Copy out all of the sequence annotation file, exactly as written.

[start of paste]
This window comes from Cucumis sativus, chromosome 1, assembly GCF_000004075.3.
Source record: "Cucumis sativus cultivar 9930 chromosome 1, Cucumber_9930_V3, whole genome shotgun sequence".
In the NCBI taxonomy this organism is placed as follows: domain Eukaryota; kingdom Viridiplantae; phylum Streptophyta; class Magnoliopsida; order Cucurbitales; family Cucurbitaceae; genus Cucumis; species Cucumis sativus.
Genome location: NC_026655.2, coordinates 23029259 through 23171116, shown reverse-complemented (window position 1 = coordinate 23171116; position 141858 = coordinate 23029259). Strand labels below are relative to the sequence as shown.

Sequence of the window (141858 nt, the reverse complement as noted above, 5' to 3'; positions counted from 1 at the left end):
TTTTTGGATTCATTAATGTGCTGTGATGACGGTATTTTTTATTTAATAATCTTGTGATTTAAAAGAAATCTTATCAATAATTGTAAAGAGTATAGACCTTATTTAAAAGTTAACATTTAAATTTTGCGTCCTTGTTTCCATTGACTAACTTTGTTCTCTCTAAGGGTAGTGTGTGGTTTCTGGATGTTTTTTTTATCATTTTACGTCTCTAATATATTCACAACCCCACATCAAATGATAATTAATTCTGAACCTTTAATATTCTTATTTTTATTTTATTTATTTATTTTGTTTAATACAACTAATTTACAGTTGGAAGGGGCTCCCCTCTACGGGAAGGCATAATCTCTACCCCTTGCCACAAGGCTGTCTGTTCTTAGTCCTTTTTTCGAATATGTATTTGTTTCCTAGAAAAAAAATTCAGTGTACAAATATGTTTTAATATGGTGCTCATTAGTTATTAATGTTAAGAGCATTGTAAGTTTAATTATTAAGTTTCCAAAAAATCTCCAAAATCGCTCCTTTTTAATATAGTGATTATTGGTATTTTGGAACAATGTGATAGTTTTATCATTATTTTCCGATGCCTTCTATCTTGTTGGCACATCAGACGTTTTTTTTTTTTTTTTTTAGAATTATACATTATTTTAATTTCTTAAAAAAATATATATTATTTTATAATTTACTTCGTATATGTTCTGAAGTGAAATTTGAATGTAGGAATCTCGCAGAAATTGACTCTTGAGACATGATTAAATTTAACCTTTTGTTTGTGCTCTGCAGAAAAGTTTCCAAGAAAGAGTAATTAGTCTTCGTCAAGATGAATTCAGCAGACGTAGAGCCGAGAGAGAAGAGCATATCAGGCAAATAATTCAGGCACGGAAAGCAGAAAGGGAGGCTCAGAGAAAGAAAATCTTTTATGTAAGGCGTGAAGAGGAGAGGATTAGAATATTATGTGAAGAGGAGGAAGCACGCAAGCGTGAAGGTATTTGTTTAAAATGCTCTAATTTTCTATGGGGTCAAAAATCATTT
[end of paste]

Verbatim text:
This window comes from Cucumis sativus, chromosome 1, assembly GCF_000004075.3.
Source record: "Cucumis sativus cultivar 9930 chromosome 1, Cucumber_9930_V3, whole genome shotgun sequence".
In the NCBI taxonomy this organism is placed as follows: domain Eukaryota; kingdom Viridiplantae; phylum Streptophyta; class Magnoliopsida; order Cucurbitales; family Cucurbitaceae; genus Cucumis; species Cucumis sativus.
Genome location: NC_026655.2, coordinates 23029259 through 23171116, shown reverse-complemented (window position 1 = coordinate 23171116; position 141858 = coordinate 23029259). Strand labels below are relative to the sequence as shown.

Sequence of the window (141858 nt, the reverse complement as noted above, 5' to 3'; positions counted from 1 at the left end):
TTTTTGGATTCATTAATGTGCTGTGATGACGGTATTTTTTATTTAATAATCTTGTGATTTAAAAGAAATCTTATCAATAATTGTAAAGAGTATAGACCTTATTTAAAAGTTAACATTTAAATTTTGCGTCCTTGTTTCCATTGACTAACTTTGTTCTCTCTAAGGGTAGTGTGTGGTTTCTGGATGTTTTTTTTATCATTTTACGTCTCTAATATATTCACAACCCCACATCAAATGATAATTAATTCTGAACCTTTAATATTCTTATTTTTATTTTATTTATTTATTTTGTTTAATACAACTAATTTACAGTTGGAAGGGGCTCCCCTCTACGGGAAGGCATAATCTCTACCCCTTGCCACAAGGCTGTCTGTTCTTAGTCCTTTTTTCGAATATGTATTTGTTTCCTAGAAAAAAAATTCAGTGTACAAATATGTTTTAATATGGTGCTCATTAGTTATTAATGTTAAGAGCATTGTAAGTTTAATTATTAAGTTTCCAAAAAATCTCCAAAATCGCTCCTTTTTAATATAGTGATTATTGGTATTTTGGAACAATGTGATAGTTTTATCATTATTTTCCGATGCCTTCTATCTTGTTGGCACATCAGACGTTTTTTTTTTTTTTTTTTAGAATTATACATTATTTTAATTTCTTAAAAAAATATATATTATTTTATAATTTACTTCGTATATGTTCTGAAGTGAAATTTGAATGTAGGAATCTCGCAGAAATTGACTCTTGAGACATGATTAAATTTAACCTTTTGTTTGTGCTCTGCAGAAAAGTTTCCAAGAAAGAGTAATTAGTCTTCGTCAAGATGAATTCAGCAGACGTAGAGCCGAGAGAGAAGAGCATATCAGGCAAATAATTCAGGCACGGAAAGCAGAAAGGGAGGCTCAGAGAAAGAAAATCTTTTATGTAAGGCGTGAAGAGGAGAGGATTAGAATATTATGTGAAGAGGAGGAAGCACGCAAGCGTGAAGGTATTTGTTTAAAATGCTCTAATTTTCTATGGGGTCAAAAATCATTT